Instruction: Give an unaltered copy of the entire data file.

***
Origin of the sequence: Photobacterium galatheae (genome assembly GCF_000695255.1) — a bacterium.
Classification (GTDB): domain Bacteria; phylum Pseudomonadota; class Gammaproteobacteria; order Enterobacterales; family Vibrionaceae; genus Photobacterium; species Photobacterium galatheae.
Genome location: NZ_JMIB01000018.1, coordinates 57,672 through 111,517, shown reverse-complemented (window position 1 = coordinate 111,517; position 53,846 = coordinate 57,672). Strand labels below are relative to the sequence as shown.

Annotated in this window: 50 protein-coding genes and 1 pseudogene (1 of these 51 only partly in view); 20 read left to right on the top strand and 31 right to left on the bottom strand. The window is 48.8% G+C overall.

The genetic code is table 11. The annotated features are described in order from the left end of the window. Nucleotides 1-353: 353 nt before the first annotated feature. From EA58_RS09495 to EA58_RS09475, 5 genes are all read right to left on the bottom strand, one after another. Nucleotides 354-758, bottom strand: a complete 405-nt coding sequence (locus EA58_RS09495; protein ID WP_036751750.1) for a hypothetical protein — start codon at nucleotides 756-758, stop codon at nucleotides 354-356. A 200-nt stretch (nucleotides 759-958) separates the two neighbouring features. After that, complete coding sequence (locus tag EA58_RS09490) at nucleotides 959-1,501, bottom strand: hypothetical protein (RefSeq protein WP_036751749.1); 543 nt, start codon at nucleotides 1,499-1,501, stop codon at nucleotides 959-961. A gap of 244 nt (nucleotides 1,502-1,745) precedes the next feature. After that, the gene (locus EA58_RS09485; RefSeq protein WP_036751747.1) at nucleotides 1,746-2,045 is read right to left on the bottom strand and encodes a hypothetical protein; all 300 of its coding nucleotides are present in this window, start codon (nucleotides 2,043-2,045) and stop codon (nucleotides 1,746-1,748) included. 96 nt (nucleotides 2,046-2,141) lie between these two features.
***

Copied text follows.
Origin of the sequence: Photobacterium galatheae (genome assembly GCF_000695255.1) — a bacterium.
Classification (GTDB): domain Bacteria; phylum Pseudomonadota; class Gammaproteobacteria; order Enterobacterales; family Vibrionaceae; genus Photobacterium; species Photobacterium galatheae.
Genome location: NZ_JMIB01000018.1, coordinates 57,672 through 111,517, shown reverse-complemented (window position 1 = coordinate 111,517; position 53,846 = coordinate 57,672). Strand labels below are relative to the sequence as shown.

Annotated in this window: 50 protein-coding genes and 1 pseudogene (1 of these 51 only partly in view); 20 read left to right on the top strand and 31 right to left on the bottom strand. The window is 48.8% G+C overall.

The genetic code is table 11. The annotated features are described in order from the left end of the window. Nucleotides 1-353: 353 nt before the first annotated feature. From EA58_RS09495 to EA58_RS09475, 5 genes are all read right to left on the bottom strand, one after another. Nucleotides 354-758, bottom strand: a complete 405-nt coding sequence (locus EA58_RS09495; protein ID WP_036751750.1) for a hypothetical protein — start codon at nucleotides 756-758, stop codon at nucleotides 354-356. A 200-nt stretch (nucleotides 759-958) separates the two neighbouring features. After that, complete coding sequence (locus tag EA58_RS09490) at nucleotides 959-1,501, bottom strand: hypothetical protein (RefSeq protein WP_036751749.1); 543 nt, start codon at nucleotides 1,499-1,501, stop codon at nucleotides 959-961. A gap of 244 nt (nucleotides 1,502-1,745) precedes the next feature. After that, the gene (locus EA58_RS09485; RefSeq protein WP_036751747.1) at nucleotides 1,746-2,045 is read right to left on the bottom strand and encodes a hypothetical protein; all 300 of its coding nucleotides are present in this window, start codon (nucleotides 2,043-2,045) and stop codon (nucleotides 1,746-1,748) included. 96 nt (nucleotides 2,046-2,141) lie between these two features.